United States District Court, E.D. Michigan, Southern Division
OPINION AND ORDER REGARDING THE GOVERNMENT'S
NOTICES OF INTENT TO OFFER 404(B) EVIDENCE (DOC.
CARAM STEEH UNITED STATES DISTRICT JUDGE
John Trotter, II, M.D., and Elaine Lovett are charged with
health care fraud conspiracy and three counts of health care
fraud. This matter is before the Court on the
Government's notice of intent to offer Rule 404(b)
evidence at trial against Elaine Lovett. (Doc. 103). Lovett
responded to this notice, to which the Government replied.
The Court heard arguments on January 9, 2017. For the reasons
stated below, the Court will permit this evidence.
One of the superseding indictment charges Lovett and Trotter
with conspiring with each other, Michelle Freeman, and Andrew
Hardy, Jr., M.D., to knowingly and willfully execute a scheme
to defraud Medicare and to obtain money by making materially
false and fraudulent representations to Medicare while
knowing them to be false. The conspiracy is alleged to have
occurred from May 2008 to May 2014. The indictment specifies
that the defendants conspired to unlawfully enrich themselves
by submitting false claims to Medicare for physician visits
that were not medically necessary, not provided, and/or not
eligible for reimbursement; concealing the submission of
false and fraudulent claims; and diverting proceeds of this
fraud for their personal use and benefit. (Doc. 90 at ¶
achieve this end, the defendants and Freeman allegedly used
and/or purchased existing Medicare providers numbers,
submitted false claims using provider numbers without the
permission of those providers, submitted false statements for
services not provided as billed, submitted claims for
services provided by an unlicensed doctor, and submitted
false enrollment materials that did not disclose
Trotter's ownership interest.
Two, Three, and Four allege that Trotter, Lovett, and Freeman
executed a scheme to defraud Medicare by submitting false
claims for services that were not rendered and were not
government alleges the following facts regarding the proposed
other act evidence. Lovett was involved in a false billing
scheme with Beth Jenkins, the owner of an adult day care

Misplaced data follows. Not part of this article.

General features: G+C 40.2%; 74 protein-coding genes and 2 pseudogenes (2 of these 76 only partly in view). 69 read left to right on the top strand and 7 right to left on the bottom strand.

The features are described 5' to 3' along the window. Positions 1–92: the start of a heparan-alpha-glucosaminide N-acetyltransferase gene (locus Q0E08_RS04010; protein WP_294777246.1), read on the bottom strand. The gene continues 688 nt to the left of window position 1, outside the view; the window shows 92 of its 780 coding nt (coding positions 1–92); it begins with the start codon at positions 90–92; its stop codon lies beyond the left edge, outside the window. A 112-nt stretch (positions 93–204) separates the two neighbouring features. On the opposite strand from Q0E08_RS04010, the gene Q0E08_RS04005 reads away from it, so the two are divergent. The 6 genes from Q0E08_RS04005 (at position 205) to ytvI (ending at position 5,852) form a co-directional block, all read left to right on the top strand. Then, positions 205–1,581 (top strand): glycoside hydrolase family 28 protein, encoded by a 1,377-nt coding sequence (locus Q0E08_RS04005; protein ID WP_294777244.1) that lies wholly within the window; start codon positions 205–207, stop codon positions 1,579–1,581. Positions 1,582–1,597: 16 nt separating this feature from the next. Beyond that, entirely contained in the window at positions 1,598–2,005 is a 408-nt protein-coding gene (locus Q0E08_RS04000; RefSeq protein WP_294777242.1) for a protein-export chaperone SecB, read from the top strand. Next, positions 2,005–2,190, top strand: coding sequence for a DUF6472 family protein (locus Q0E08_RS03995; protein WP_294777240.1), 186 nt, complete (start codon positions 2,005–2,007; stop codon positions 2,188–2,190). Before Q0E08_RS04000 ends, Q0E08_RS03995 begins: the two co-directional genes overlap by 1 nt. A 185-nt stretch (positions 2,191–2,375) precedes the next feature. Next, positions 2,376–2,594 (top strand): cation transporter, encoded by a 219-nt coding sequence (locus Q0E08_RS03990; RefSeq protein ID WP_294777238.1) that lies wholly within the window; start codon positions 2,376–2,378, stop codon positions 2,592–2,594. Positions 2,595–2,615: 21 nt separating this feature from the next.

center. Jenkins purchased Medicare beneficiary information
from Glenn English and agreed to use Abix, LLC to process
reimbursement claims. Abix was co-owned and controlled by
Lovett and Freeman. Lovett instructed Jenkins to code
Medicare claims in ways that resulted in larger payments,
regardless of whether the claims were truthful or accurate.
Knowing certain claims to be false and fraudulent, Lovett
billed Medicare and retained a percentage of the
also allegedly submitted Jenkin's claims to Medicare with
the knowledge that Jenkins had failed to disclose her
ownership of the adult day care center purportedly providing
the claimed services. After Medicare determined that it had
overpaid Quality Recreation and Rehab (QRR), Abix advised
Jenkins to change WRR's name and to use a straw owner.
Jenkins followed this advice, renaming QRR to Procare
Rehabilitation (Procare) and falsely identifying her mother
as the owner. Following the execution of a search warrant at
Procare and on Abix's request, Jenkins opened another
adult day care center, 2nd to None, and falsely listed her
daughter as the owner. Lovett knew that Jenkins had
fraudulently concealed her ownership of Procare and 2nd to
None. Lovett nonetheless submitted claims to Medicare for
services purportedly provided at these adult day care
is relevant “if it has any tendency to make a fact more
or less probable than it would be without the evidence; and
the fact is of consequence in determining the action.”
Fed.R.Evid. 401. Even if evidence is relevant, it may be
inadmissible under another Federal Rule of Evidence.
of a crime, wrong, or other act” is prohibited at trial
when used “to prove a person's character in order
to show that on a particular occasion the person acted in
accordance with the character.” Fed.R.Evid.
404(b)(1). But such “evidence may be
admissible for another purpose, such as proving motive,
opportunity, intent, preparation, plan, knowledge, identity,
absence of mistake, or lack of accident.” Fed.R.Evid.
Court “must apply a three-step analysis to evaluate the
admissibility of evidence under Rule 404(b).”
United States v. Hardy, 228 F.3d 745, 750 (6th Cir.
2000). First, the party seeking to admit 404(b) evidence must
demonstrate that the other bad acts occurred. Id.
(citing United States v. Johnson, 27 F.3d 1186, 1190
(6th Cir. 1994)). Second, the offering party must cite a
specific purpose for which the evidence is offered.
Id. “[T]he government's purpose in
introducing the evidence must be to prove a fact that the
defendant has placed, or conceivably will place, in issue, or
a fact that the statutory elements obligate the government to
prove.” United States v. Bell, 516 F.3d 432,
442 (6th Cir. 2008). Essentially, the offering party
“must show the evidence is probative of a material
issue other than character.” Hardy, 228 F.3d
at 750. Finally, the Court must find that the evidence's
probative value is not substantially outweighed by the damage
of unfair prejudice. Id.; see also Fed. R.